Imagine your dentist running around in the woods all weekend, fighting through 60-degree temperature changes, from highs of 80, down to snow and sleet and 20 degrees. Imagine doing this on almost no sleep as they have 60 hours to complete over 100 miles and elevation gains that are equivalent of climbing Mount Everest twice.  This is the charm of the Barkley Marathons and one of the reasons it becomes an obsession of mine for at least a month each year after first learning about it a few years back. This year a dentist from Belgium outlasted all of the other amazing runners and made it into loop 4.  The unique type of participants and the race director, Gary Cantrell (aka Lazarus Lake) are also important pieces of the charm.

Unique Participants at Barkleys

In a world of extremely high paid professional athletes for mainstream sports, it has become my favorite sporting event of the year.  Though I won’t ignore the fact that some of these runners have sponsors and make money doing the sport they love, it is nowhere near the level of the athletes from some of the pro football, basketball, or even hockey teams I support.  They also come from a community that is extremely supportive of one another and one of the most common traits of finishers is that they have a Ph.D. Often during the race, runners form little groups to help each other find the books, which are put out on the course to be found and pages are used as proof you have reached each milestone.

Finishing the Barkleys

Speaking of finishing the race, there have been only 15 finishers since the race began back in the 80’s.  In fact, our dentist hero this year didn’t actually finish the race. He was forced to tap out on loop 4 of 5.  Most years the Barkley course wins. You can learn tons of information about the race details through the great documentaries and articles that have been written about it. My purpose here isn’t to share all of that, but to just celebrate the experience.  This year, 2019, we saw two former finishers come back and find themselves unsuccessful.  One having a nasty fall in the first loop and the other tapping out with the lead after two loops, knowing that he didn’t have the drive to go through it this year.  If anyone would know, it is him, as John Kelly was the last person to finish the Barkleys successfully in 2017.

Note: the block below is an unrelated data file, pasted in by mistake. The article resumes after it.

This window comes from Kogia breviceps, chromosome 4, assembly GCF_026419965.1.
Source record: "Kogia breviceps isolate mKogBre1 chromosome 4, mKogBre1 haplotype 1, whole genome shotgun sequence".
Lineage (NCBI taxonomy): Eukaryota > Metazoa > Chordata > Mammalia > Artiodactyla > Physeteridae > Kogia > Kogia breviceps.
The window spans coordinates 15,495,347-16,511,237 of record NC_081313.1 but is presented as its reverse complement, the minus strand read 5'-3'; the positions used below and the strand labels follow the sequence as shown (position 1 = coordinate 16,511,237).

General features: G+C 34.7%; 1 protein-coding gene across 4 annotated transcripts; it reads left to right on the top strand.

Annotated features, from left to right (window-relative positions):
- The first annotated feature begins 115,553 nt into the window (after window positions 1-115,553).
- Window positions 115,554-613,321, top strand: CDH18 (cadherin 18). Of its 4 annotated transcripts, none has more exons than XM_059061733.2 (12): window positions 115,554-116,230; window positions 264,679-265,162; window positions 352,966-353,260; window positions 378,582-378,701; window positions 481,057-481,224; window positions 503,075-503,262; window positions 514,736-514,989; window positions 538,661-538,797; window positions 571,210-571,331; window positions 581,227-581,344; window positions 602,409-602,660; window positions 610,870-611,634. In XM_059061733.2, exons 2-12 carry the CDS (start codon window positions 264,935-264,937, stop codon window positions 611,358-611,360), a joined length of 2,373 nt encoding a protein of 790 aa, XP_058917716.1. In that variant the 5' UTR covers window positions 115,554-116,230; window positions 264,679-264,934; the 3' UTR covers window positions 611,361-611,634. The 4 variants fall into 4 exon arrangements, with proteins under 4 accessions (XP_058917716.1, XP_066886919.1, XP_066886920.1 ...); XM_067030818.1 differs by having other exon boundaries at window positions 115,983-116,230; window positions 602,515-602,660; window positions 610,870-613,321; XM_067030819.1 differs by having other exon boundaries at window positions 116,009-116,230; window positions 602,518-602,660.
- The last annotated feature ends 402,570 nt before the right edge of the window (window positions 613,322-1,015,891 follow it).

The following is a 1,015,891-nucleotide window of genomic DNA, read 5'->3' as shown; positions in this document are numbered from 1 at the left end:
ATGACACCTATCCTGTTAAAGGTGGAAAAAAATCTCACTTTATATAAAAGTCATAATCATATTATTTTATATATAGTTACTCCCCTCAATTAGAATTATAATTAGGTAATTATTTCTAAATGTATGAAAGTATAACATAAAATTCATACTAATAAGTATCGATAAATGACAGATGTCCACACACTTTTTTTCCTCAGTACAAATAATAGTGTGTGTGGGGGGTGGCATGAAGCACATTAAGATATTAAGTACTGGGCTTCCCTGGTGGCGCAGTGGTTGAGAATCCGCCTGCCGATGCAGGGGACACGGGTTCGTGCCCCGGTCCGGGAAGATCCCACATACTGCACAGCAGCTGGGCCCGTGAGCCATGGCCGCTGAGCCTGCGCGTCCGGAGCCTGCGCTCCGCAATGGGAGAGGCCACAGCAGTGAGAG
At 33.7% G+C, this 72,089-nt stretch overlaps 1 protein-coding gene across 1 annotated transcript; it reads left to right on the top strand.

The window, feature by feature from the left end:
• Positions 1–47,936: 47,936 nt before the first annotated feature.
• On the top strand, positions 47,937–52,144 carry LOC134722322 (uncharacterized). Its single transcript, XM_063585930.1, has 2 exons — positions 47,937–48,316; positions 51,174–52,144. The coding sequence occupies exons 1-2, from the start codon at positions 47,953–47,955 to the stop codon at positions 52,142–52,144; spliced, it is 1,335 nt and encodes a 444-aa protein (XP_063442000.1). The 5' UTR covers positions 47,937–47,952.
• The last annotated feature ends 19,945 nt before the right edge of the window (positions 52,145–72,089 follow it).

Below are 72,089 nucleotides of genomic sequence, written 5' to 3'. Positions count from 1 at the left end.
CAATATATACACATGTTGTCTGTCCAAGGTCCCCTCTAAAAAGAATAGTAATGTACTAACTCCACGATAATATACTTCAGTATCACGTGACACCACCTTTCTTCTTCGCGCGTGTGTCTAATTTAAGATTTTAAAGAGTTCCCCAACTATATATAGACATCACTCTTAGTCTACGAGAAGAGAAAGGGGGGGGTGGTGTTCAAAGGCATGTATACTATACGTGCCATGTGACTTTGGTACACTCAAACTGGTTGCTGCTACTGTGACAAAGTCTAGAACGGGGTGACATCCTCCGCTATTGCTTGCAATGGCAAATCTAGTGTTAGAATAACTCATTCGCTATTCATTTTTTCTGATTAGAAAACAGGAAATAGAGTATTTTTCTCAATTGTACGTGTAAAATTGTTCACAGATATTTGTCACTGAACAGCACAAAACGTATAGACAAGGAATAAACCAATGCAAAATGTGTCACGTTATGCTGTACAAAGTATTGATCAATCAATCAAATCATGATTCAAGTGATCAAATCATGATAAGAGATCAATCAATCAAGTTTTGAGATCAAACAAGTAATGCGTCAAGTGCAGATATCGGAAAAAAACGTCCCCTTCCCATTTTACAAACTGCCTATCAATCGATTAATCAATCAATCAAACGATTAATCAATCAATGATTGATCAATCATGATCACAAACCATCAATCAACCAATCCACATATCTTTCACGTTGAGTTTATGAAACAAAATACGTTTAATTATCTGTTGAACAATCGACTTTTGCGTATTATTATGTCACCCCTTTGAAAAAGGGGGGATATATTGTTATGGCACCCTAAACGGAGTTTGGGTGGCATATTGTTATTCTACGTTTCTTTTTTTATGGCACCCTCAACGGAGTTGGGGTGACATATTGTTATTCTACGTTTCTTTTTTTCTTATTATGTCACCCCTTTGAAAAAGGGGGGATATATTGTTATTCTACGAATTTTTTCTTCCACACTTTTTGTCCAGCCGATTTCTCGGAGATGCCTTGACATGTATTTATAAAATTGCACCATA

The Barkleys Twitter Weekend – #BM100 & Keith Dunn

Barkleys Keith DunnSince the race takes place out in the middle of rural Tennessee at Frozen Head State Park, most can’t make it there, and in fact, the organizers don’t recommend you coming. As a die-hard fan, I visited last year and can vouch that there is not a ton of space for press and spectators. It also isn’t a great place for cell reception, which also adds to the charm I keep mentioning.  For one weekend each year, many fans from around the world, both new, and discovering it for the first time, and follow #BM100 and the king of Barkleys news, Keith Dunn, as he updates us on those finishing loops, tapping out, and in 2019, the rise of #Barkleycat.  If you want the streamlined version, you can just follow Keith. He will update on the most important facts.  If you want to fully immerse yourself, you will constantly refresh the #BM100 hashtag and then follow other posters down different information holes.

Barkley NZ TwitterTo me, the Barkleys is the most important and fun use there is for Twitter. Many participants in the “Twitter Watch” leave Twitter immediately after, only to return the following year.  It makes for a fun weekend of people all over the world bonding and cheering on names of people they may have never heard of before Friday, and will probably never meet.  As certain participants start to separate themselves from the field, you take to Google and learn this one happens to be a dentist who set the record fastest trip on the Appalachian Trail, or who knows what other incredible fact.  Then you become a fan of them and their story.  I highly recommend this experience to anyone for one weekend. Chances you will be back for the next one and suddenly be interested in the lives of a lot of these humble and gracious runners who are pushing themselves to the limits.

Thank You to the Barkleys

I have been a runner of some type for about 6 years.  I tend to have short interest in a lot of hobbies like running, but wanted to keep myself healthy after a battle with cancer several years back.  When road races started to feel repetitive and boring, I began to embrace the trails, which took me down a path that found the Barkleys. Now with my Frozen Head T-Shirt and trek to the park, along with a framed picture of the Barkley gate on my wall to keep me motivated, the Barkley is a big part of what keeps me out their training and running, and keeps everything interesting. As a guy that grew up playing football, and a big football fan, the Barkleys has now become my Super Bowl every year.

Dive into the Barkleys

If you want to immerse yourself in the rules and some history, start with this article, then move on to the videos. I’m sure there will be more each year. Also, it doesn’t end at the gate. After everyone leaves Frozen Head, the stories start to come out.  As we have limited information on what is going on out on the course during the race, we only hear the details as they are released on blog post and podcasts in the coming weeks.  The end of the race is only half way there.  Do you want to know when a couple runners decided to pair up, or why they didn’t pair up.  What was the experience like? All of that info trickles out in the days and weeks after the race, and for die-hards, is just as interesting as the race weekend.

So jump in and enjoy the Barkleys, one of my greatest loves.